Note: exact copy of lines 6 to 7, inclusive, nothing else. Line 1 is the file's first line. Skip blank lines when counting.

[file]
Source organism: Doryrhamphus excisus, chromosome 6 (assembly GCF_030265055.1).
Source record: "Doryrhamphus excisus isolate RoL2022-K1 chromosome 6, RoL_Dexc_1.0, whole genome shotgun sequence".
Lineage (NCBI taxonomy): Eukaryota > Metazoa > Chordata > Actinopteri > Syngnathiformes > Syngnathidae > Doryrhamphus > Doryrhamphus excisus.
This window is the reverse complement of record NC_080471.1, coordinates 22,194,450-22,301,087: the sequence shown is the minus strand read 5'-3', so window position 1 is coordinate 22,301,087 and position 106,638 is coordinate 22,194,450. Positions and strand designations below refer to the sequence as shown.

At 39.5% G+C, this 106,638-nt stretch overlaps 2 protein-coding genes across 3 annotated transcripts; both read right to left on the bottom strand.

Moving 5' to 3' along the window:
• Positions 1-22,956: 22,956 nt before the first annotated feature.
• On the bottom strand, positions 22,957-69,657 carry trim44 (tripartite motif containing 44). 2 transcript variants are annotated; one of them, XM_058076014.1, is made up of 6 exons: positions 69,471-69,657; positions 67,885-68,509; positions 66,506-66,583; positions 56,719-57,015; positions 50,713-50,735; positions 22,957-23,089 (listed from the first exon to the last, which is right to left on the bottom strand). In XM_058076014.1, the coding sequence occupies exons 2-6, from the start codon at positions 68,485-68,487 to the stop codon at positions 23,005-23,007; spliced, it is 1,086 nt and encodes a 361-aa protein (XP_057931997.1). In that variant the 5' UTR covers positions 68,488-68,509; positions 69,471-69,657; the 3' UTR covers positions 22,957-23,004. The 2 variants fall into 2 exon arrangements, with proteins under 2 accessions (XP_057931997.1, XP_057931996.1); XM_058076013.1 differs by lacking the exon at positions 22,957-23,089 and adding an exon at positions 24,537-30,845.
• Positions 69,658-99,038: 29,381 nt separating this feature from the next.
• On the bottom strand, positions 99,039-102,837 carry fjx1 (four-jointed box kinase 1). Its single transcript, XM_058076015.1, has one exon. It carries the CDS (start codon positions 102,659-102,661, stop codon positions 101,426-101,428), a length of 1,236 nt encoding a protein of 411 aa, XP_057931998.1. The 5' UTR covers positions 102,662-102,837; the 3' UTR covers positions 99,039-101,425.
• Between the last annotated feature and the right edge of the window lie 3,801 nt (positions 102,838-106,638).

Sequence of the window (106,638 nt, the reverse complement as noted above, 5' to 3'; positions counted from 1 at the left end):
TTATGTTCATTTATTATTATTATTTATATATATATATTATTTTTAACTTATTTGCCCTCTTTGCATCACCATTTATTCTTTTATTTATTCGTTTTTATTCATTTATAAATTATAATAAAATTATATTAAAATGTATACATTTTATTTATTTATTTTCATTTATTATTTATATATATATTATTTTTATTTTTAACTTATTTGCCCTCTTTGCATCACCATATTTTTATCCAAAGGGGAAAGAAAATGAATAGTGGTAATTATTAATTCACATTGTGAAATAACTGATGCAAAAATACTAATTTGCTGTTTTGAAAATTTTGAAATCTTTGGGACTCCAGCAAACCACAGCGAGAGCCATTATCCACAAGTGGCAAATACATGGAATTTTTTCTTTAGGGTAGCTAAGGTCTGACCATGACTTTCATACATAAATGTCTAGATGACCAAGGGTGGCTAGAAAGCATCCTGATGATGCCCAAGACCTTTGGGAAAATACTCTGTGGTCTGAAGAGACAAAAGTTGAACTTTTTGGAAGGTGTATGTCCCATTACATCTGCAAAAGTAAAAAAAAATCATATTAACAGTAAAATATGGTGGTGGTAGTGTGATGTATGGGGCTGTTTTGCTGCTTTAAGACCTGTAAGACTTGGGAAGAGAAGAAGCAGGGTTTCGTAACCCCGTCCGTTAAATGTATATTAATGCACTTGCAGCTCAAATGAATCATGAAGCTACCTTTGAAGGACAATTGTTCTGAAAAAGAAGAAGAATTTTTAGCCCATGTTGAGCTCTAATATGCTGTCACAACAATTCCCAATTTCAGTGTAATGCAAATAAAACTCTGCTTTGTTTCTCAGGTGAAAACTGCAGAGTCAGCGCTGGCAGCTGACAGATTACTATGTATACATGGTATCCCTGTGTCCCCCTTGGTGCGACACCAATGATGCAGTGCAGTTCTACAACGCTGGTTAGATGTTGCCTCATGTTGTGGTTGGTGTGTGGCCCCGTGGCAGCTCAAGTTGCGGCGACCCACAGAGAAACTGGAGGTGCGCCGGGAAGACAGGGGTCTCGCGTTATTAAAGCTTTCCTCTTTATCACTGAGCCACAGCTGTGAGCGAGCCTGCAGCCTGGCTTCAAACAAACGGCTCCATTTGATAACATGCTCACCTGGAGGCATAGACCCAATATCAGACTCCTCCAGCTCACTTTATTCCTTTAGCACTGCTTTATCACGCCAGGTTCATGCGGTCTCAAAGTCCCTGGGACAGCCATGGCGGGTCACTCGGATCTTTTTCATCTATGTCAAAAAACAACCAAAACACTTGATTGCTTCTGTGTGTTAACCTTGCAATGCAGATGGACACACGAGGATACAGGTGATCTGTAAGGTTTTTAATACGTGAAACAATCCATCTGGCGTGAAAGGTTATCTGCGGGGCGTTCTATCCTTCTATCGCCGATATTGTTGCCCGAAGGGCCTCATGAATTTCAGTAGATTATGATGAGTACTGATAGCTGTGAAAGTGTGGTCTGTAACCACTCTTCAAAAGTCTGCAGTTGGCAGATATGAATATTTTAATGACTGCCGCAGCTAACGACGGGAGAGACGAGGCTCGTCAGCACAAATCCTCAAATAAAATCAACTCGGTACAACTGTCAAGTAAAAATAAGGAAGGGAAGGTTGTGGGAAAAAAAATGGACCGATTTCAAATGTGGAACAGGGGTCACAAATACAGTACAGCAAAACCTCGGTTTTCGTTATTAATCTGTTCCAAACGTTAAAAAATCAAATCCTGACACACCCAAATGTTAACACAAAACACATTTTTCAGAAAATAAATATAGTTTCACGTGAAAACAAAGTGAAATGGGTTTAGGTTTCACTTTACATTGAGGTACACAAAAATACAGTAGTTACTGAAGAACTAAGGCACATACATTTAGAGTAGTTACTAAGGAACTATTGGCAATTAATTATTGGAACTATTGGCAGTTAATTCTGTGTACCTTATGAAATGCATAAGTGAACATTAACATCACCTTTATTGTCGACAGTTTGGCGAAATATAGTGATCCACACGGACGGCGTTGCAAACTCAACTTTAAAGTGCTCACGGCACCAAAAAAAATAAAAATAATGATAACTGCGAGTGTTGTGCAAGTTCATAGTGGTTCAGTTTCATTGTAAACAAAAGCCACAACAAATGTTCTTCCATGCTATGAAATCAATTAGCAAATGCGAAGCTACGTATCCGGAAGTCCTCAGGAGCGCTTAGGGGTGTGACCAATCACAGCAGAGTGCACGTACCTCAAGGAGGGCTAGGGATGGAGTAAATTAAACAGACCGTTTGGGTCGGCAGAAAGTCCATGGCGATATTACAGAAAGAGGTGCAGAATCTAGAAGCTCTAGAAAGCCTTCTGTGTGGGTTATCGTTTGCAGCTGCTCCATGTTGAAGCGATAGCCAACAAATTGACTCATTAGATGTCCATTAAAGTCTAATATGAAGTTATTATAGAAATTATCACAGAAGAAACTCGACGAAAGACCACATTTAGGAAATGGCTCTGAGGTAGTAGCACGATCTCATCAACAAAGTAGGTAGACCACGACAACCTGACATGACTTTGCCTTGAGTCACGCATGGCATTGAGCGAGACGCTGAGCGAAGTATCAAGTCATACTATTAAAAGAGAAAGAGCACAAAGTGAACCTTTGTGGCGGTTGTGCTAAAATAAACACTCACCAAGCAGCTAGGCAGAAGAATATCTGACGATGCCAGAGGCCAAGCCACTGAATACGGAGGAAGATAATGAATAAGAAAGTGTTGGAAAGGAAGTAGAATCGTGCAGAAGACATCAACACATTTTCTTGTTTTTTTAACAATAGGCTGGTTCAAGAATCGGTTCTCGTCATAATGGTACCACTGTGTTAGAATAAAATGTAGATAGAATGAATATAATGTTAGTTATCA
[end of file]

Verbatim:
Moving 5' to 3' along the window:
• Positions 1-22,956: 22,956 nt before the first annotated feature.